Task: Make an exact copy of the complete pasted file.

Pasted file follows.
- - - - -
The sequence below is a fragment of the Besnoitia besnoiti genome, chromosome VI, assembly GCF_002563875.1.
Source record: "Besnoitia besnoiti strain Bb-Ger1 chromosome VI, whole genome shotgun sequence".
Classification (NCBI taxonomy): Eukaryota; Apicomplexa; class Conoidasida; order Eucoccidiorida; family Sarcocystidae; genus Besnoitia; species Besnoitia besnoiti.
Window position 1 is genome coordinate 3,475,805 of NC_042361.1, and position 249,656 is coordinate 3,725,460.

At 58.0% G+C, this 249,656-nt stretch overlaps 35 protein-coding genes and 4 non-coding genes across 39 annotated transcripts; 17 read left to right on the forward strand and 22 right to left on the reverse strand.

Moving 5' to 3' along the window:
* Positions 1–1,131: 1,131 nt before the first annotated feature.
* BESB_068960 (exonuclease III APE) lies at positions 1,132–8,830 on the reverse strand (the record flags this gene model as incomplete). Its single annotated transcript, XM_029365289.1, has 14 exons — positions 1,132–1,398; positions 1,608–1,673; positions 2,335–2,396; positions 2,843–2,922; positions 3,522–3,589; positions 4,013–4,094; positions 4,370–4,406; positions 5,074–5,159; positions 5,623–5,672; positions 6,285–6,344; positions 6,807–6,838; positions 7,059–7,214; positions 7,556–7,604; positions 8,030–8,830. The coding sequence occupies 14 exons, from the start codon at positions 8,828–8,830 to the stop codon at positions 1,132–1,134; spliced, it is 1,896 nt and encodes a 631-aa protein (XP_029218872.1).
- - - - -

The sequence below is a fragment of the Besnoitia besnoiti genome, chromosome VI, assembly GCF_002563875.1.
Source record: "Besnoitia besnoiti strain Bb-Ger1 chromosome VI, whole genome shotgun sequence".
Classification (NCBI taxonomy): Eukaryota; Apicomplexa; class Conoidasida; order Eucoccidiorida; family Sarcocystidae; genus Besnoitia; species Besnoitia besnoiti.
Window position 1 is genome coordinate 3,475,805 of NC_042361.1, and position 249,656 is coordinate 3,725,460.

At 58.0% G+C, this 249,656-nt stretch overlaps 35 protein-coding genes and 4 non-coding genes across 39 annotated transcripts; 17 read left to right on the forward strand and 22 right to left on the reverse strand.

Moving 5' to 3' along the window:
* Positions 1–1,131: 1,131 nt before the first annotated feature.
* BESB_068960 (exonuclease III APE) lies at positions 1,132–8,830 on the reverse strand (the record flags this gene model as incomplete). Its single annotated transcript, XM_029365289.1, has 14 exons — positions 1,132–1,398; positions 1,608–1,673; positions 2,335–2,396; positions 2,843–2,922; positions 3,522–3,589; positions 4,013–4,094; positions 4,370–4,406; positions 5,074–5,159; positions 5,623–5,672; positions 6,285–6,344; positions 6,807–6,838; positions 7,059–7,214; positions 7,556–7,604; positions 8,030–8,830. The coding sequence occupies 14 exons, from the start codon at positions 8,828–8,830 to the stop codon at positions 1,132–1,134; spliced, it is 1,896 nt and encodes a 631-aa protein (XP_029218872.1).